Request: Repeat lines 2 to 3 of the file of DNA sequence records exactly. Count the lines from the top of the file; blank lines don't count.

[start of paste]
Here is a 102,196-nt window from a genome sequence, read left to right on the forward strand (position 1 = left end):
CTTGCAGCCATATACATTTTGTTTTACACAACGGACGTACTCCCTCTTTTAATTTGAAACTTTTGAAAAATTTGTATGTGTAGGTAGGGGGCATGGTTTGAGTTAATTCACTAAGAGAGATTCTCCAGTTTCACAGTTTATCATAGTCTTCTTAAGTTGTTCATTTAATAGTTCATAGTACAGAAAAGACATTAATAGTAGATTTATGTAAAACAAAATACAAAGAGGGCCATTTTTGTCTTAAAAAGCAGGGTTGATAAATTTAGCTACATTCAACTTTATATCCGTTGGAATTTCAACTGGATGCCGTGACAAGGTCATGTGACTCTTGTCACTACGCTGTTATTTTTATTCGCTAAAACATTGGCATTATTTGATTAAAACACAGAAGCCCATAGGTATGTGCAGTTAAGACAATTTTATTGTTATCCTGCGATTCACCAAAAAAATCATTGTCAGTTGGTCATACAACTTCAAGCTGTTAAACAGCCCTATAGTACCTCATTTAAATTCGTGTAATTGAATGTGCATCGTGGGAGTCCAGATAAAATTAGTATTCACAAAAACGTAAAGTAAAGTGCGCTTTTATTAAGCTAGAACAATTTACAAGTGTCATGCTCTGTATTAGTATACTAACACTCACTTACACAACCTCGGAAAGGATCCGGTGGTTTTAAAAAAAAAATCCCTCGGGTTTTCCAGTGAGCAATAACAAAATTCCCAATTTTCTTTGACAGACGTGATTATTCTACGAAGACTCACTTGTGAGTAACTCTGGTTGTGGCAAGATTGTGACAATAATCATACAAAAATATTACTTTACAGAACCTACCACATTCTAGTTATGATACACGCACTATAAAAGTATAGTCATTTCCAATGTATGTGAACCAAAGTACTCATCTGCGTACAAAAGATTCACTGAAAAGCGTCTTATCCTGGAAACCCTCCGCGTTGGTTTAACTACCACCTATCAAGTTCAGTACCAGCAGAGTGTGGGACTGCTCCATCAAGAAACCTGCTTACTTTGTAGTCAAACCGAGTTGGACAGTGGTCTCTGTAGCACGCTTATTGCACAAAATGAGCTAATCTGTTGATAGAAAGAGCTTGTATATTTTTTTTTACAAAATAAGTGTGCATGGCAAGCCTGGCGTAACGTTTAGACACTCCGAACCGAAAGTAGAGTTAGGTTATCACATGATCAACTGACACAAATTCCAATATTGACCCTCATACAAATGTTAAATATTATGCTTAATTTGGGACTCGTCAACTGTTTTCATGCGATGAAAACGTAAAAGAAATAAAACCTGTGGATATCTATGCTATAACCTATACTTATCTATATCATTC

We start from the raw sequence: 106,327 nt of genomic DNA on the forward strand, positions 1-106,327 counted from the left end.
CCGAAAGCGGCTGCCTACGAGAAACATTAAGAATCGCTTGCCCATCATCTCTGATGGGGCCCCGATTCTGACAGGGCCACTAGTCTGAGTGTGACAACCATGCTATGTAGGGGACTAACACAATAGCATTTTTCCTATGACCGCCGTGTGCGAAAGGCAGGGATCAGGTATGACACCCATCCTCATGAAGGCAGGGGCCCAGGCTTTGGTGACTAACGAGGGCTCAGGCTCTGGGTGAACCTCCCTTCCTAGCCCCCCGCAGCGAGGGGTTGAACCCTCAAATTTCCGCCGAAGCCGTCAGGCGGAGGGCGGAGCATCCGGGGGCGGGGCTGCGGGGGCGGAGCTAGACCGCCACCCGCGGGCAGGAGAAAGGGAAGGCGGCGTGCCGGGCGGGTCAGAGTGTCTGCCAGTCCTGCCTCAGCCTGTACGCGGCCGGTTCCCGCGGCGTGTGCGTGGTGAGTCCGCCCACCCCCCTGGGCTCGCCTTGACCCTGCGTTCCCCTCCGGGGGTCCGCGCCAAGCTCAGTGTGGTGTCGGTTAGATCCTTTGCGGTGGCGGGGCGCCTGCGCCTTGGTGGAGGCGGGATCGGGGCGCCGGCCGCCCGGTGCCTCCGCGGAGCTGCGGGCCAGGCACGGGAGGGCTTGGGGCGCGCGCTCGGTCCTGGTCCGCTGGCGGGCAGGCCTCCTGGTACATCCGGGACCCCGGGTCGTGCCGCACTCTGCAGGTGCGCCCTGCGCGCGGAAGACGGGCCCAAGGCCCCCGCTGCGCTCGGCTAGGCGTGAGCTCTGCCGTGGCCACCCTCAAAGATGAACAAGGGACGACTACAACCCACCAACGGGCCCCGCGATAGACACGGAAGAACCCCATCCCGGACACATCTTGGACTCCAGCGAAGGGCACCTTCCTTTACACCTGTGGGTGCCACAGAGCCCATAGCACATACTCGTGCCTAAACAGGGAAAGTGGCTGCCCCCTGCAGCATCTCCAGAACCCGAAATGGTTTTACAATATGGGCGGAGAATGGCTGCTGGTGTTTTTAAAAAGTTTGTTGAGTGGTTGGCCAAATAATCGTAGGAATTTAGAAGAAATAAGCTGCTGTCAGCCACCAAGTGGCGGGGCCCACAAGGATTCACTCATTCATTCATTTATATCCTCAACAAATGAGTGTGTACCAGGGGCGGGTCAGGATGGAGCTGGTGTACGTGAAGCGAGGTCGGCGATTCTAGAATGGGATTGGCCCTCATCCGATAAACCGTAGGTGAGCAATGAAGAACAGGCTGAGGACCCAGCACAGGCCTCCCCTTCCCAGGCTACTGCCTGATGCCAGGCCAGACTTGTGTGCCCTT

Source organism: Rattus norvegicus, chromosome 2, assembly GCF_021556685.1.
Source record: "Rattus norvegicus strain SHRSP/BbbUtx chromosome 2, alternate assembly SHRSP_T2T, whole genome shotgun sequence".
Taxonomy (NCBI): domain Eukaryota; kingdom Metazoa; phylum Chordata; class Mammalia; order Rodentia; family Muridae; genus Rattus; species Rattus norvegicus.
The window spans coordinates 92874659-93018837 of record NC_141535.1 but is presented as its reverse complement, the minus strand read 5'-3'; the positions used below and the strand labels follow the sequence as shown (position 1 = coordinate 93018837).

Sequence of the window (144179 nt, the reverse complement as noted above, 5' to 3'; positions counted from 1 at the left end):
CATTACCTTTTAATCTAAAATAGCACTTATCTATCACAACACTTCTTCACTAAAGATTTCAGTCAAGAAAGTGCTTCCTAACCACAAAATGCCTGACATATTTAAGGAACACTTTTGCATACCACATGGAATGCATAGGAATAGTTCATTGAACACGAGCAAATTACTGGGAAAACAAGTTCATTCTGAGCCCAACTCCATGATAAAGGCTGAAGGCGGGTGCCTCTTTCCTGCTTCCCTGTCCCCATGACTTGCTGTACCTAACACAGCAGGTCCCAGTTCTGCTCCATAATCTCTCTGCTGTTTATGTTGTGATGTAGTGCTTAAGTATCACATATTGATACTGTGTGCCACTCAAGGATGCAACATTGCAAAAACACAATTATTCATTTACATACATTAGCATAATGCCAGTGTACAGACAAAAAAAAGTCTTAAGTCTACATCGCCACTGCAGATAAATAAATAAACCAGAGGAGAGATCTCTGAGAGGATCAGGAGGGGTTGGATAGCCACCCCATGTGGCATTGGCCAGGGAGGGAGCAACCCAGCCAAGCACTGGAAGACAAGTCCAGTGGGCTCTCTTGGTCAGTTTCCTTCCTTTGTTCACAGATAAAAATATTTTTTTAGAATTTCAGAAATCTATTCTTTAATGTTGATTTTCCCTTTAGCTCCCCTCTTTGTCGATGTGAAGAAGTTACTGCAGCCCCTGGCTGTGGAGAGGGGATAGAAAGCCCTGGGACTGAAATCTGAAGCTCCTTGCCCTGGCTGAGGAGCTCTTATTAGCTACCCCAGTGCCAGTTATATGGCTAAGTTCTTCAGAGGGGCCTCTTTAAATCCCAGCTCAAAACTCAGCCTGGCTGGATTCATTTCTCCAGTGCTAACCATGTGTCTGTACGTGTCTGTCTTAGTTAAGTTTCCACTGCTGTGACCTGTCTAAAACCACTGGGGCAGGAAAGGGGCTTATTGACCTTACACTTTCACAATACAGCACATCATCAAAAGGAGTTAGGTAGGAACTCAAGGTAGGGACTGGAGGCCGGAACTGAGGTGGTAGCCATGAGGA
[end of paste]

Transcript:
CTTGCAGCCATATACATTTTGTTTTACACAACGGACGTACTCCCTCTTTTAATTTGAAACTTTTGAAAAATTTGTATGTGTAGGTAGGGGGCATGGTTTGAGTTAATTCACTAAGAGAGATTCTCCAGTTTCACAGTTTATCATAGTCTTCTTAAGTTGTTCATTTAATAGTTCATAGTACAGAAAAGACATTAATAGTAGATTTATGTAAAACAAAATACAAAGAGGGCCATTTTTGTCTTAAAAAGCAGGGTTGATAAATTTAGCTACATTCAACTTTATATCCGTTGGAATTTCAACTGGATGCCGTGACAAGGTCATGTGACTCTTGTCACTACGCTGTTATTTTTATTCGCTAAAACATTGGCATTATTTGATTAAAACACAGAAGCCCATAGGTATGTGCAGTTAAGACAATTTTATTGTTATCCTGCGATTCACCAAAAAAATCATTGTCAGTTGGTCATACAACTTCAAGCTGTTAAACAGCCCTATAGTACCTCATTTAAATTCGTGTAATTGAATGTGCATCGTGGGAGTCCAGATAAAATTAGTATTCACAAAAACGTAAAGTAAAGTGCGCTTTTATTAAGCTAGAACAATTTACAAGTGTCATGCTCTGTATTAGTATACTAACACTCACTTACACAACCTCGGAAAGGATCCGGTGGTTTTAAAAAAAAAATCCCTCGGGTTTTCCAGTGAGCAATAACAAAATTCCCAATTTTCTTTGACAGACGTGATTATTCTACGAAGACTCACTTGTGAGTAACTCTGGTTGTGGCAAGATTGTGACAATAATCATACAAAAATATTACTTTACAGAACCTACCACATTCTAGTTATGATACACGCACTATAAAAGTATAGTCATTTCCAATGTATGTGAACCAAAGTACTCATCTGCGTACAAAAGATTCACTGAAAAGCGTCTTATCCTGGAAACCCTCCGCGTTGGTTTAACTACCACCTATCAAGTTCAGTACCAGCAGAGTGTGGGACTGCTCCATCAAGAAACCTGCTTACTTTGTAGTCAAACCGAGTTGGACAGTGGTCTCTGTAGCACGCTTATTGCACAAAATGAGCTAATCTGTTGATAGAAAGAGCTTGTATATTTTTTTTTACAAAATAAGTGTGCATGGCAAGCCTGGCGTAACGTTTAGACACTCCGAACCGAAAGTAGAGTTAGGTTATCACATGATCAACTGACACAAATTCCAATATTGACCCTCATACAAATGTTAAATATTATGCTTAATTTGGGACTCGTCAACTGTTTTCATGCGATGAAAACGTAAAAGAAATAAAACCTGTGGATATCTATGCTATAACCTATACTTATCTATATCATTC

We start from the raw sequence: 106,327 nt of genomic DNA on the forward strand, positions 1-106,327 counted from the left end.